Without getting into relational and dimensional design, in everyday life, when you have a sale of a product, there is a fact / event established in that a sale has been generated. All the attributes that 'fill in the details' are known as dimensions. For instance, I bought a new set of tyres for my vehicle (let's say a nice round figure like $400 for the set). When this sales event is propagated to the warehouse, the details are known as the dimensions, thus the dimensions provide the answers around:
- Who? new customer or existing customer?
- Where (which branch)?
- What was the product sold?
- When was the sale made?
- Who made the sale?
- Was there a supplementary upsell (wheel alignment, tyre disposal, etc.)?
For today's example, let's use the date and time of the sale as our example of a dimension.
In the fact record, once it has passed through a staging area, there should be a key like 20090512 (12th May 2009) to identify the date the sale was made (we could also delve into time of day, but for simplicity's sake, let's not).
This key 20090512 can serve as a key to the date dimension, in which a record will exist for the record identified by key value 20090512. This record might have columns (fields) like:
- Year 2009
- MonthNum 05
- FinMonth 11 (In Australia, the federal tax year end is 30th June, so July is month 1 of the next tax year)
- MonthName May
- QTR 2
- FinQtr 4
- WeekNumCal 20
- WeekNumFin 46
so when we query for Calendar Month = 5 and Calendar Year = 2009, we will get the 31 records in the date dimension for May 2009.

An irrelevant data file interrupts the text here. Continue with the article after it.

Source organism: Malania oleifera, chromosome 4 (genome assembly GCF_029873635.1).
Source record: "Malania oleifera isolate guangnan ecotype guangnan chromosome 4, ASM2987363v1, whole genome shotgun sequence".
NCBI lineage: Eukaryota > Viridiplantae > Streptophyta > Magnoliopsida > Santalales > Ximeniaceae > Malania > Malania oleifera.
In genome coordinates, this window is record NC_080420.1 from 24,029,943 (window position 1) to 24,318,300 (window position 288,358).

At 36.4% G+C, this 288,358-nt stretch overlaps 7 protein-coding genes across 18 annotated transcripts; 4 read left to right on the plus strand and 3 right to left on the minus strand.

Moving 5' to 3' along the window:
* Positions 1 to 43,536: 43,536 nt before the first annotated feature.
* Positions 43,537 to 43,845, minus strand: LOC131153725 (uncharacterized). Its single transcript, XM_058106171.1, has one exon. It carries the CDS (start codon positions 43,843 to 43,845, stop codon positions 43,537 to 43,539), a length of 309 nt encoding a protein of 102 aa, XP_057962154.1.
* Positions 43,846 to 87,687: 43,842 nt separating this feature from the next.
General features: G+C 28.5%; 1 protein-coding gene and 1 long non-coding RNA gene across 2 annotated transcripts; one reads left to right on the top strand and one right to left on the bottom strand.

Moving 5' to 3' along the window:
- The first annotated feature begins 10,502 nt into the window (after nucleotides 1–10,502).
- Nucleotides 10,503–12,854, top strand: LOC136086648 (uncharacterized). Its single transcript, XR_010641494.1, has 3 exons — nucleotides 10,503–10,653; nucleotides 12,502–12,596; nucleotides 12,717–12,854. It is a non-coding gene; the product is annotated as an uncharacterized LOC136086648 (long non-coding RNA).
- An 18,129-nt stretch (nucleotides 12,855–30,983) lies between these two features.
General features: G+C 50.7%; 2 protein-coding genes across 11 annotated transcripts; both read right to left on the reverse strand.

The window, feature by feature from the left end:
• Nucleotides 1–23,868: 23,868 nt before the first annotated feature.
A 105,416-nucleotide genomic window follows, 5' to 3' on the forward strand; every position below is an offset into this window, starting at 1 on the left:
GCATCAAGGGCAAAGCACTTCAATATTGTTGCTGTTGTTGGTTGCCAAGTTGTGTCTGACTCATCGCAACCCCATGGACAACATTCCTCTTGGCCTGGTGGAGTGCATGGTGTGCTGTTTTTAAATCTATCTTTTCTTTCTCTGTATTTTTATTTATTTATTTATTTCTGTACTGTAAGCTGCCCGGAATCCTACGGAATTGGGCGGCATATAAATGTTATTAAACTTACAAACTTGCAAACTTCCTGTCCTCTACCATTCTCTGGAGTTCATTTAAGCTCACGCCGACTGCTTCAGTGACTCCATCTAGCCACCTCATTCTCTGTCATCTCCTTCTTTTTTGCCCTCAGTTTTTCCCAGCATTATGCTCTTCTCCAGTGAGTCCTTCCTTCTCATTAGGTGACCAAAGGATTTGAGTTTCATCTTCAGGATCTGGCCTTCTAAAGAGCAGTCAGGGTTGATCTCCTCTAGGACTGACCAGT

These records will then be joined to the facts, where the measures (how much) reside.
That is the easy part done with, dimensions are not that hard to understand really.
So what do we mean by a CONFORMED DIMENSION?
A conformed dimension is a dimension that has the same values for all areas of the business and the dimension that lends itself most readily to this is the date dimension, since April usually means the same thing to every department in the organization. So unless there are some departments that operate on a different fiscal calendar to the rest of the organization, we can now label the date dimension as conformed.
In the event that a particular division / department that wants to use the data warehouse who operates by a different set of dates to the rest of the organization, there are two choices:
- Create a custom dimension for this department to use, in which it does not conform to the rest of the organization, resulting in a non-conformed dimension
- Add the additional information into the conformed dimension so that the outlying department is able to make use of a single conformed dimension with some custom fields (columns) that no other department uses. This change needs to be included into the ETL / data integration layer so that the non-conformed fields of the dimension are populated and maintained properly.
Customer dimensions are a little more difficult to conform, since various divisions / departments in the organization often disagree in their elementary definitions of a customer. This is where a good business analyst working together with an experienced data modeler can bring in the harmony that is required for a data warehouse to present the value to organizations in that the dimensions are conformed and can be readily used by the different types of business users and they can get reliable, predictable, accurate results.
Creating the integration processes present the largest challenge in data warehouse projects and is often the most time consuming phase of any data warehousing project and conforming the dimensions is just one part of that.
Some dimension values will forever remain static, but some of these values change over time, like address details, Marital status. Some of these dimensions change slowly, some rapidly (like daily exchange rates, hourly pricing configurations). We'll address the historical aspect of slowly changing dimensions in a subsequent blog post.
Hopefully, this post has cleared up some of the mystery surrounding the basic meaning of what a conformed dimension.